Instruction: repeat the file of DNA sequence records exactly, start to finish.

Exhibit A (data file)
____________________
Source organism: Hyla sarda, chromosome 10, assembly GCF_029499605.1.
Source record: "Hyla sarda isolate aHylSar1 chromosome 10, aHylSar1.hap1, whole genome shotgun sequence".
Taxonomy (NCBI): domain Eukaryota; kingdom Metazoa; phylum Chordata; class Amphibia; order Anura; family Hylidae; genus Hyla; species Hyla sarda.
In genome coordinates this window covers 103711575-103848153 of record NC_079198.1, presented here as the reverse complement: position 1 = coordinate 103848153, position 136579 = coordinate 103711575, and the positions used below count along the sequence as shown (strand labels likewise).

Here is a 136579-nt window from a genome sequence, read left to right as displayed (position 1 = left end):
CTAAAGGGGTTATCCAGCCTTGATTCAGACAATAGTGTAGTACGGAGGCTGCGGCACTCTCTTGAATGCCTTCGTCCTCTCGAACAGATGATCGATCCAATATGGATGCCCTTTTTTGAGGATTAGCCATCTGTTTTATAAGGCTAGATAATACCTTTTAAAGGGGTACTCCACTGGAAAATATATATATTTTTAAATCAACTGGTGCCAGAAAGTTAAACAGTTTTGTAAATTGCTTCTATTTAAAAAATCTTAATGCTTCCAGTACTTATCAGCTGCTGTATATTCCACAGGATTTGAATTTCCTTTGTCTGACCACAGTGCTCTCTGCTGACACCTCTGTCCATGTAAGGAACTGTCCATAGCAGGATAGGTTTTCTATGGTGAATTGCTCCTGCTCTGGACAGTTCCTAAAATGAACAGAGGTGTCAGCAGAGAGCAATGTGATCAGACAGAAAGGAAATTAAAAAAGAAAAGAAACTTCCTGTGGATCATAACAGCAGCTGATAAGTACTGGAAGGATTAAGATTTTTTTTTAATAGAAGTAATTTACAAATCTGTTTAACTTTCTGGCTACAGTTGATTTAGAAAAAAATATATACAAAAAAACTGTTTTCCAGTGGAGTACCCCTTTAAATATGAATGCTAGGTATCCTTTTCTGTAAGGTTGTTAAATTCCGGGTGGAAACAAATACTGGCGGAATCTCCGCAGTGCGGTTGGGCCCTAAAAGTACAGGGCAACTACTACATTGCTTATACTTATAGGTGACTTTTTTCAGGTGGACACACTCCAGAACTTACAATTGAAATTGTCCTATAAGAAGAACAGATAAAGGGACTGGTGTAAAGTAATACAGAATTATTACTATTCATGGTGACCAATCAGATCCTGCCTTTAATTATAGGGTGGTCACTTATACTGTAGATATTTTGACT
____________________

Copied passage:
Source organism: Hyla sarda, chromosome 10, assembly GCF_029499605.1.
Source record: "Hyla sarda isolate aHylSar1 chromosome 10, aHylSar1.hap1, whole genome shotgun sequence".
Taxonomy (NCBI): domain Eukaryota; kingdom Metazoa; phylum Chordata; class Amphibia; order Anura; family Hylidae; genus Hyla; species Hyla sarda.
In genome coordinates this window covers 103711575-103848153 of record NC_079198.1, presented here as the reverse complement: position 1 = coordinate 103848153, position 136579 = coordinate 103711575, and the positions used below count along the sequence as shown (strand labels likewise).

Here is a 136579-nt window from a genome sequence, read left to right as displayed (position 1 = left end):
CTAAAGGGGTTATCCAGCCTTGATTCAGACAATAGTGTAGTACGGAGGCTGCGGCACTCTCTTGAATGCCTTCGTCCTCTCGAACAGATGATCGATCCAATATGGATGCCCTTTTTTGAGGATTAGCCATCTGTTTTATAAGGCTAGATAATACCTTTTAAAGGGGTACTCCACTGGAAAATATATATATTTTTAAATCAACTGGTGCCAGAAAGTTAAACAGTTTTGTAAATTGCTTCTATTTAAAAAATCTTAATGCTTCCAGTACTTATCAGCTGCTGTATATTCCACAGGATTTGAATTTCCTTTGTCTGACCACAGTGCTCTCTGCTGACACCTCTGTCCATGTAAGGAACTGTCCATAGCAGGATAGGTTTTCTATGGTGAATTGCTCCTGCTCTGGACAGTTCCTAAAATGAACAGAGGTGTCAGCAGAGAGCAATGTGATCAGACAGAAAGGAAATTAAAAAAGAAAAGAAACTTCCTGTGGATCATAACAGCAGCTGATAAGTACTGGAAGGATTAAGATTTTTTTTTAATAGAAGTAATTTACAAATCTGTTTAACTTTCTGGCTACAGTTGATTTAGAAAAAAATATATACAAAAAAACTGTTTTCCAGTGGAGTACCCCTTTAAATATGAATGCTAGGTATCCTTTTCTGTAAGGTTGTTAAATTCCGGGTGGAAACAAATACTGGCGGAATCTCCGCAGTGCGGTTGGGCCCTAAAAGTACAGGGCAACTACTACATTGCTTATACTTATAGGTGACTTTTTTCAGGTGGACACACTCCAGAACTTACAATTGAAATTGTCCTATAAGAAGAACAGATAAAGGGACTGGTGTAAAGTAATACAGAATTATTACTATTCATGGTGACCAATCAGATCCTGCCTTTAATTATAGGGTGGTCACTTATACTGTAGATATTTTGACT